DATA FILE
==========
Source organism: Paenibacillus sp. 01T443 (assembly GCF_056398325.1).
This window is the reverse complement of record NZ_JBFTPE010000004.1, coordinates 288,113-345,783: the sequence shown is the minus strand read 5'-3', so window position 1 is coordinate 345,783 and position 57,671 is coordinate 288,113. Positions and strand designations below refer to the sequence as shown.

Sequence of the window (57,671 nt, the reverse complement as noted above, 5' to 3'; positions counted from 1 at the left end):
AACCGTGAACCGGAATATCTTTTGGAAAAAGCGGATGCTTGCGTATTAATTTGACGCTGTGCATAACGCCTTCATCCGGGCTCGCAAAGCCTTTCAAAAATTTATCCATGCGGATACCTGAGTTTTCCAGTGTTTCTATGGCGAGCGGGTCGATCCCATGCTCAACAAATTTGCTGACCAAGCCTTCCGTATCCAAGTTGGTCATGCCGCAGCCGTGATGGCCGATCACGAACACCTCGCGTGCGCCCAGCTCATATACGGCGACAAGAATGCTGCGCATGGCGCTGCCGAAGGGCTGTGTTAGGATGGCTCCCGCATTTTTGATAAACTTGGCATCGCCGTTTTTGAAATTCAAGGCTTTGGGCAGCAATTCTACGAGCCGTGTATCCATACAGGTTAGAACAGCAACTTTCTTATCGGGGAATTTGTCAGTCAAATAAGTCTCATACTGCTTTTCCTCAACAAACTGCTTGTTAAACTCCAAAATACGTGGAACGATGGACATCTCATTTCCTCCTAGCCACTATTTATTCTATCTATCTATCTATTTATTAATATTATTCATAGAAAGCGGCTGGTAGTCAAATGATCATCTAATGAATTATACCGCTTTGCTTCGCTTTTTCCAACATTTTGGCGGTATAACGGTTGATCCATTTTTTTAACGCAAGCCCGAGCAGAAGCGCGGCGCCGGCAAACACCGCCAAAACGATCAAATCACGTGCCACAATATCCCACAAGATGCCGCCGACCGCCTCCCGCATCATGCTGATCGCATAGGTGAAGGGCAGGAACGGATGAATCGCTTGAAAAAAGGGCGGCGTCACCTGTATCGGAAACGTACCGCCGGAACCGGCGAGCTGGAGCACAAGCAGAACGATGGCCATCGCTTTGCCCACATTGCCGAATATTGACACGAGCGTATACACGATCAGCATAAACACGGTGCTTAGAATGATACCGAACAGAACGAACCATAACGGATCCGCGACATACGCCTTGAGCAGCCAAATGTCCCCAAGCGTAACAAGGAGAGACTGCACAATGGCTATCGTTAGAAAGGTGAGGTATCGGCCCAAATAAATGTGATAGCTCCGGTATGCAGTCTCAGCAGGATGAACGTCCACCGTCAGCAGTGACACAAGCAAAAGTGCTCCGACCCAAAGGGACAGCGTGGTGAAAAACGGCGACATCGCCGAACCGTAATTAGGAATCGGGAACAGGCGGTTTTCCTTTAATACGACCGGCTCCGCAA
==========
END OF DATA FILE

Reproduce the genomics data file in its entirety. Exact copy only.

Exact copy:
Source organism: Paenibacillus sp. 01T443 (assembly GCF_056398325.1).
This window is the reverse complement of record NZ_JBFTPE010000004.1, coordinates 288,113-345,783: the sequence shown is the minus strand read 5'-3', so window position 1 is coordinate 345,783 and position 57,671 is coordinate 288,113. Positions and strand designations below refer to the sequence as shown.

Sequence of the window (57,671 nt, the reverse complement as noted above, 5' to 3'; positions counted from 1 at the left end):
AACCGTGAACCGGAATATCTTTTGGAAAAAGCGGATGCTTGCGTATTAATTTGACGCTGTGCATAACGCCTTCATCCGGGCTCGCAAAGCCTTTCAAAAATTTATCCATGCGGATACCTGAGTTTTCCAGTGTTTCTATGGCGAGCGGGTCGATCCCATGCTCAACAAATTTGCTGACCAAGCCTTCCGTATCCAAGTTGGTCATGCCGCAGCCGTGATGGCCGATCACGAACACCTCGCGTGCGCCCAGCTCATATACGGCGACAAGAATGCTGCGCATGGCGCTGCCGAAGGGCTGTGTTAGGATGGCTCCCGCATTTTTGATAAACTTGGCATCGCCGTTTTTGAAATTCAAGGCTTTGGGCAGCAATTCTACGAGCCGTGTATCCATACAGGTTAGAACAGCAACTTTCTTATCGGGGAATTTGTCAGTCAAATAAGTCTCATACTGCTTTTCCTCAACAAACTGCTTGTTAAACTCCAAAATACGTGGAACGATGGACATCTCATTTCCTCCTAGCCACTATTTATTCTATCTATCTATCTATTTATTAATATTATTCATAGAAAGCGGCTGGTAGTCAAATGATCATCTAATGAATTATACCGCTTTGCTTCGCTTTTTCCAACATTTTGGCGGTATAACGGTTGATCCATTTTTTTAACGCAAGCCCGAGCAGAAGCGCGGCGCCGGCAAACACCGCCAAAACGATCAAATCACGTGCCACAATATCCCACAAGATGCCGCCGACCGCCTCCCGCATCATGCTGATCGCATAGGTGAAGGGCAGGAACGGATGAATCGCTTGAAAAAAGGGCGGCGTCACCTGTATCGGAAACGTACCGCCGGAACCGGCGAGCTGGAGCACAAGCAGAACGATGGCCATCGCTTTGCCCACATTGCCGAATATTGACACGAGCGTATACACGATCAGCATAAACACGGTGCTTAGAATGATACCGAACAGAACGAACCATAACGGATCCGCGACATACGCCTTGAGCAGCCAAATGTCCCCAAGCGTAACAAGGAGAGACTGCACAATGGCTATCGTTAGAAAGGTGAGGTATCGGCCCAAATAAATGTGATAGCTCCGGTATGCAGTCTCAGCAGGATGAACGTCCACCGTCAGCAGTGACACAAGCAAAAGTGCTCCGACCCAAAGGGACAGCGTGGTGAAAAACGGCGACATCGCCGAACCGTAATTAGGAATCGGGAACAGGCGGTTTTCCTTTAATACGACCGGCTCCGCAA